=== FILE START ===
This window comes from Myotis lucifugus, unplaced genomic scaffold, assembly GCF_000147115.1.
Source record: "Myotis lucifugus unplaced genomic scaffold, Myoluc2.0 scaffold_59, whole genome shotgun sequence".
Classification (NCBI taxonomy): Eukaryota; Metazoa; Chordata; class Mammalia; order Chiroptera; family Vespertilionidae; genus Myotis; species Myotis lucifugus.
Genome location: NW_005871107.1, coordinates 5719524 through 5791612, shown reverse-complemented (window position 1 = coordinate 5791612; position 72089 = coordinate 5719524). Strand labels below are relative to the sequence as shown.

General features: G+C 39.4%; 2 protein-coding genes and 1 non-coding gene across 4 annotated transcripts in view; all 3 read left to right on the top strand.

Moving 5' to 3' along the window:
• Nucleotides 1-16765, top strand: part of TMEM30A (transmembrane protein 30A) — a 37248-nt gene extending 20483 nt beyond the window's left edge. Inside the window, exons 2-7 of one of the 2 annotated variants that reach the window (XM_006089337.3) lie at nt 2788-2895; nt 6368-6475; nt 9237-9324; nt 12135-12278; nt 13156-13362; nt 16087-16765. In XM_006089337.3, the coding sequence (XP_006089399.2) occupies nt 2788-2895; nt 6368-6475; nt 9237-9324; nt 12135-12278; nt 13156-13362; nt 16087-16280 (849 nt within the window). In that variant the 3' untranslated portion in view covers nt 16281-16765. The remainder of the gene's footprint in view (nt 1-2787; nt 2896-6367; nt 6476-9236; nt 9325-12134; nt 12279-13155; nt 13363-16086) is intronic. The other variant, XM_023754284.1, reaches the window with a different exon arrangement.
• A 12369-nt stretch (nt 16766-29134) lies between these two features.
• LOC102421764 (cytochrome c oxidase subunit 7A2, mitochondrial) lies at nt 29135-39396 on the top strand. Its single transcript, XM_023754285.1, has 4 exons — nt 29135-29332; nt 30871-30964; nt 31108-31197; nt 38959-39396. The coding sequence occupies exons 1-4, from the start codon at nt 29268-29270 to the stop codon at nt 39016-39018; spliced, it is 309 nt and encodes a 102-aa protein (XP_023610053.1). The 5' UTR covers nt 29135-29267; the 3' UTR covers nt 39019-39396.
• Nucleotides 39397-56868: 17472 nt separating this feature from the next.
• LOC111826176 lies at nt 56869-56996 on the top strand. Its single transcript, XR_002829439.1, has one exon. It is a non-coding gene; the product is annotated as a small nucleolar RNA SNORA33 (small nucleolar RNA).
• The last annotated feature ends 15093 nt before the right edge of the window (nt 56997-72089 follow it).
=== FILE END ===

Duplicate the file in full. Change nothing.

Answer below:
This window comes from Myotis lucifugus, unplaced genomic scaffold, assembly GCF_000147115.1.
Source record: "Myotis lucifugus unplaced genomic scaffold, Myoluc2.0 scaffold_59, whole genome shotgun sequence".
Classification (NCBI taxonomy): Eukaryota; Metazoa; Chordata; class Mammalia; order Chiroptera; family Vespertilionidae; genus Myotis; species Myotis lucifugus.
Genome location: NW_005871107.1, coordinates 5719524 through 5791612, shown reverse-complemented (window position 1 = coordinate 5791612; position 72089 = coordinate 5719524). Strand labels below are relative to the sequence as shown.

General features: G+C 39.4%; 2 protein-coding genes and 1 non-coding gene across 4 annotated transcripts in view; all 3 read left to right on the top strand.

Moving 5' to 3' along the window:
• Nucleotides 1-16765, top strand: part of TMEM30A (transmembrane protein 30A) — a 37248-nt gene extending 20483 nt beyond the window's left edge. Inside the window, exons 2-7 of one of the 2 annotated variants that reach the window (XM_006089337.3) lie at nt 2788-2895; nt 6368-6475; nt 9237-9324; nt 12135-12278; nt 13156-13362; nt 16087-16765. In XM_006089337.3, the coding sequence (XP_006089399.2) occupies nt 2788-2895; nt 6368-6475; nt 9237-9324; nt 12135-12278; nt 13156-13362; nt 16087-16280 (849 nt within the window). In that variant the 3' untranslated portion in view covers nt 16281-16765. The remainder of the gene's footprint in view (nt 1-2787; nt 2896-6367; nt 6476-9236; nt 9325-12134; nt 12279-13155; nt 13363-16086) is intronic. The other variant, XM_023754284.1, reaches the window with a different exon arrangement.
• A 12369-nt stretch (nt 16766-29134) lies between these two features.
• LOC102421764 (cytochrome c oxidase subunit 7A2, mitochondrial) lies at nt 29135-39396 on the top strand. Its single transcript, XM_023754285.1, has 4 exons — nt 29135-29332; nt 30871-30964; nt 31108-31197; nt 38959-39396. The coding sequence occupies exons 1-4, from the start codon at nt 29268-29270 to the stop codon at nt 39016-39018; spliced, it is 309 nt and encodes a 102-aa protein (XP_023610053.1). The 5' UTR covers nt 29135-29267; the 3' UTR covers nt 39019-39396.
• Nucleotides 39397-56868: 17472 nt separating this feature from the next.
• LOC111826176 lies at nt 56869-56996 on the top strand. Its single transcript, XR_002829439.1, has one exon. It is a non-coding gene; the product is annotated as a small nucleolar RNA SNORA33 (small nucleolar RNA).
• The last annotated feature ends 15093 nt before the right edge of the window (nt 56997-72089 follow it).